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Is laughter still the best medicine?

Laughter is the best medicine coronavirus

At some point in all our lives’ we have heard the expression that laughter is the best medicine. The coronavirus outbreak has become a physical and, increasingly, a mental health crisis. But can laughter still help us now?

The daily challenges we are facing may not seem like a suitable background for humour. However, it’s important to remember the benefits of having some positivity in our days, and importantly, to do this free from guilt or sadness due to our current lockdown.

What can laughter do for you?

There can be some great health benefits to finding a place for laughter in your day.

  • Laughter gives you an opportunity to emotionally distance yourself from the current situation. We are coping with remarkable circumstances and laughter is a great way to emotionally escape from your worries for a while.
  • Laughter improves mental well-being. It’s difficult to feel negative emotions, such as anger or sadness, when you’re having a good chuckle at something. Humour helps reduce negative emotions and replace them with more positive ones, giving you a chance to mentally recharge.
  • Laughter is a social activity. Although we are being encouraged to practice ‘social distancing’, it may be more accurate to describe this as ‘physical distancing’ whilst we maintain social contact in a safe way that follows the guidelines. Laughter and social contact (even if it's over the phone or a video call) are essential for people to thrive! It can strengthen relationships and foster a real sense of community.

Here are some suggestions for adding some positive energy into your day and boosting your mood.

Revisit a fun TV programme, film or book

As long as it brings a smile to your face then it’s doing the right job. You could even choose your favourite comedian and search their routines on Youtube.

Share fun things with your friends and family

Social media is saturated with funny clips and jokes. If you use social media then share these with your friends and family. Laughing together can make us feel better about our situation. But remember, if your social media is filled with news which gives you anxiety – take a break from it and try something else.

Spend time together in your household dedicated to fun

Within your household, if you find something funny, sit and watch that together, or play a fun boardgame or tell jokes to each other. They don't even have to be the funniest jokes out there, but they are all good for boosting mood.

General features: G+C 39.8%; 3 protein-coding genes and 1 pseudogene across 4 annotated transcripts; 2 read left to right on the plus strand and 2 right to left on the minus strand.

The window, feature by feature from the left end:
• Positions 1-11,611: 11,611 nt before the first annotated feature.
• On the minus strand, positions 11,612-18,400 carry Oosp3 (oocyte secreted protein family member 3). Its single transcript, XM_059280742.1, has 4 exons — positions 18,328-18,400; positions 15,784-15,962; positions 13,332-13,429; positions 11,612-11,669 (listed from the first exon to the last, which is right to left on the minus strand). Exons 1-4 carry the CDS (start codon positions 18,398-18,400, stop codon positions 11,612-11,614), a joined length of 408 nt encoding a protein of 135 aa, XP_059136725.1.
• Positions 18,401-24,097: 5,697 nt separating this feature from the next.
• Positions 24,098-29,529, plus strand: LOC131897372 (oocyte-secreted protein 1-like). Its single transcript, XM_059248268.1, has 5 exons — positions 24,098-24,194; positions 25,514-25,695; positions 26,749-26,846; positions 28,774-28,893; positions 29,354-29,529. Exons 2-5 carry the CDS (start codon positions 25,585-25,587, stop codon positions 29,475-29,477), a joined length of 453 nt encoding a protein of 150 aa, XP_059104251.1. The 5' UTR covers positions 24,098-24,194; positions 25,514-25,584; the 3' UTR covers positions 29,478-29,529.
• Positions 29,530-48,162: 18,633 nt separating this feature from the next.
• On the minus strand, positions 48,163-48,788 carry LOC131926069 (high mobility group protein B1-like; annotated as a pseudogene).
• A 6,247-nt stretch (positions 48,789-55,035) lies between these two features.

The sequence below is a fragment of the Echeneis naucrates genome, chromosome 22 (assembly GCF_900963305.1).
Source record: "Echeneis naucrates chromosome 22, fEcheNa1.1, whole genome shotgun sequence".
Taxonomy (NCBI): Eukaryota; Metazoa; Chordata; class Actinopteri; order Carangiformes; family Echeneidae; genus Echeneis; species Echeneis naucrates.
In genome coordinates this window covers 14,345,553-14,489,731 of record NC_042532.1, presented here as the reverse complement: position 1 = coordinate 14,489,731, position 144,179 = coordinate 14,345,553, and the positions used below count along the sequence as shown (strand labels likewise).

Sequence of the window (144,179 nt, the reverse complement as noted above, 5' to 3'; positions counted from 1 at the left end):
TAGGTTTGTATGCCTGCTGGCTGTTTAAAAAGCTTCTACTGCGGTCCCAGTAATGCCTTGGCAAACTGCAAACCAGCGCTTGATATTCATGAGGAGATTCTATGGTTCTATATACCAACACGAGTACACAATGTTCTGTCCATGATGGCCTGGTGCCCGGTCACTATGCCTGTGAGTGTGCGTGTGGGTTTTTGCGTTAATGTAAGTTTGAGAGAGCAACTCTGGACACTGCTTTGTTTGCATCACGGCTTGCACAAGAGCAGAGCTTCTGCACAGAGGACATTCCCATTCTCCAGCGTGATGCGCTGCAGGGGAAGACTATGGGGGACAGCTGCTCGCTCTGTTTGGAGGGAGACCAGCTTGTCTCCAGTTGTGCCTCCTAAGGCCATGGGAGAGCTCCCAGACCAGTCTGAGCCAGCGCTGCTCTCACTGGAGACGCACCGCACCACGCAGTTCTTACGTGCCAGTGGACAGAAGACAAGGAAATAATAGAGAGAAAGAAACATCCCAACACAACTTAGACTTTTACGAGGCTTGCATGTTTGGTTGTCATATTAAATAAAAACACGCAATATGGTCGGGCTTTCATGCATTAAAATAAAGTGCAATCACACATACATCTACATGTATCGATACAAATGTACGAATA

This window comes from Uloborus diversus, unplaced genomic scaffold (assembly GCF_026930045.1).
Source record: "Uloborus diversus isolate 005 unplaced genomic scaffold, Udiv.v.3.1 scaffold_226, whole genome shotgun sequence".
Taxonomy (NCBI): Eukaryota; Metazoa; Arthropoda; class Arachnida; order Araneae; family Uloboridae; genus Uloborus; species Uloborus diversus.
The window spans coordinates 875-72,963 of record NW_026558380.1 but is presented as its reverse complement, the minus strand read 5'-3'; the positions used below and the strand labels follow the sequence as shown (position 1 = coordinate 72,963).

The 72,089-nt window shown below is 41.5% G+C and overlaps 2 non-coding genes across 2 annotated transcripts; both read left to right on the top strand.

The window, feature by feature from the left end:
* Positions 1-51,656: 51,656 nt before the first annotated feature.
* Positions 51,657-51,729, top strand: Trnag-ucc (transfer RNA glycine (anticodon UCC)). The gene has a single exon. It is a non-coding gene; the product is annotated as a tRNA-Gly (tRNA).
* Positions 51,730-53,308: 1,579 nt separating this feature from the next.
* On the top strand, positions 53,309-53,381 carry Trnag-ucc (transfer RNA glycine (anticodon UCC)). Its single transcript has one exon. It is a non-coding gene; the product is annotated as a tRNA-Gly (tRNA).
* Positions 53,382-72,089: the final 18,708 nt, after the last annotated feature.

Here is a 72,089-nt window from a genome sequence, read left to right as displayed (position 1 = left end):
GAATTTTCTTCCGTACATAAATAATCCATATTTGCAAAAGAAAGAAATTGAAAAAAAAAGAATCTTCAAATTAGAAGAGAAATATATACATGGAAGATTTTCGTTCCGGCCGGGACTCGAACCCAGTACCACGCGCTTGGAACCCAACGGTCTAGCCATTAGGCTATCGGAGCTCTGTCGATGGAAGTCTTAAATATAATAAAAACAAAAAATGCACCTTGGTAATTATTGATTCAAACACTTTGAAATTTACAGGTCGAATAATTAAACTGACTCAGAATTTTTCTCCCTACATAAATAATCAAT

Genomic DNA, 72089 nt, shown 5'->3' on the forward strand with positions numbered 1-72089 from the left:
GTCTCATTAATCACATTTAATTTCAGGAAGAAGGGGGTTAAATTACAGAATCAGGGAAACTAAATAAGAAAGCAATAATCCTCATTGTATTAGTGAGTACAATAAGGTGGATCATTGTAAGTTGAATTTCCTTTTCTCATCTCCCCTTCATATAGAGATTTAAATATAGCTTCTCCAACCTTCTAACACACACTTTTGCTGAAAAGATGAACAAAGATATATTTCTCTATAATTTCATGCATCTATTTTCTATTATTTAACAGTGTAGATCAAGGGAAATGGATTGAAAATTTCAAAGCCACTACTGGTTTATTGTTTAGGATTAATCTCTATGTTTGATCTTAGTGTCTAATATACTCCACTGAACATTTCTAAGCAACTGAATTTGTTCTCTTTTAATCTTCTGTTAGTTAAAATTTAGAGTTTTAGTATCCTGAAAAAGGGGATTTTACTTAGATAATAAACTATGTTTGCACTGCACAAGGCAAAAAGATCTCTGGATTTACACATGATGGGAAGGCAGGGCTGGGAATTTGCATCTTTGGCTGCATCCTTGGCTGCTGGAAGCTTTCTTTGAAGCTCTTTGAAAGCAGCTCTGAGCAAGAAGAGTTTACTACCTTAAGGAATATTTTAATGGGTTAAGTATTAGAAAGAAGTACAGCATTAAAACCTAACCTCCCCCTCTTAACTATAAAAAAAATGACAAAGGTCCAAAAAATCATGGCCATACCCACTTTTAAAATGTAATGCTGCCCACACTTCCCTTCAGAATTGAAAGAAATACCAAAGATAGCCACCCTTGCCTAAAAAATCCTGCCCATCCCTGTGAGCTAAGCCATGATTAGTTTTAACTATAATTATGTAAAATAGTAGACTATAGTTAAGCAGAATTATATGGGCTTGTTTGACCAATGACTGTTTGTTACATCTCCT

Phone a friend

Even if you don’t use social media or the internet, you can still phone a friend and have fun together recalling good memories. Make a point of agreeing that coronavirus is a no-go topic – your friend will no doubt relish the break too.

Start a scrap book of funny things your family members have said or got up to

This will make you more aware of the lighter moments to appreciate them more. Feel free to add pictures and other interesting stories. Imagine looking back in years to come at your families ‘lockdown scrapbook’ of bad haircuts and poorly risen bread.

Start a joke jar

It’s quite simple to get a nice jar and some scraps of paper. Ask people in your household to write a funny joke on the paper, or phone some friends and write down their jokes which you can then put in the jar.  When having a low day get everyone together in the household or online and empty the jar allowing people to read out their jokes and share the laughs and groans.

It is okay to find this time hard

For many people this difficult and challenging time will make us feel anxious and worried. We will all have our days where things seem harder than others. Humour can help keep our spirits lifted but it’s okay to need more than that.


Always remember that Chest Heart & Stroke Scotland are here to support you. If you are feeling lonely or isolated, please call us and ask about our Kindness Caller Volunteers who will happily chat to you on a regular basis. We can also support you with any medical questions you have about chest, heart or stroke conditions.

Our Advice Line is free to call from landlines or mobiles on 0808 801 0899. Find out more here: chss.org.uk/advice-line-nurses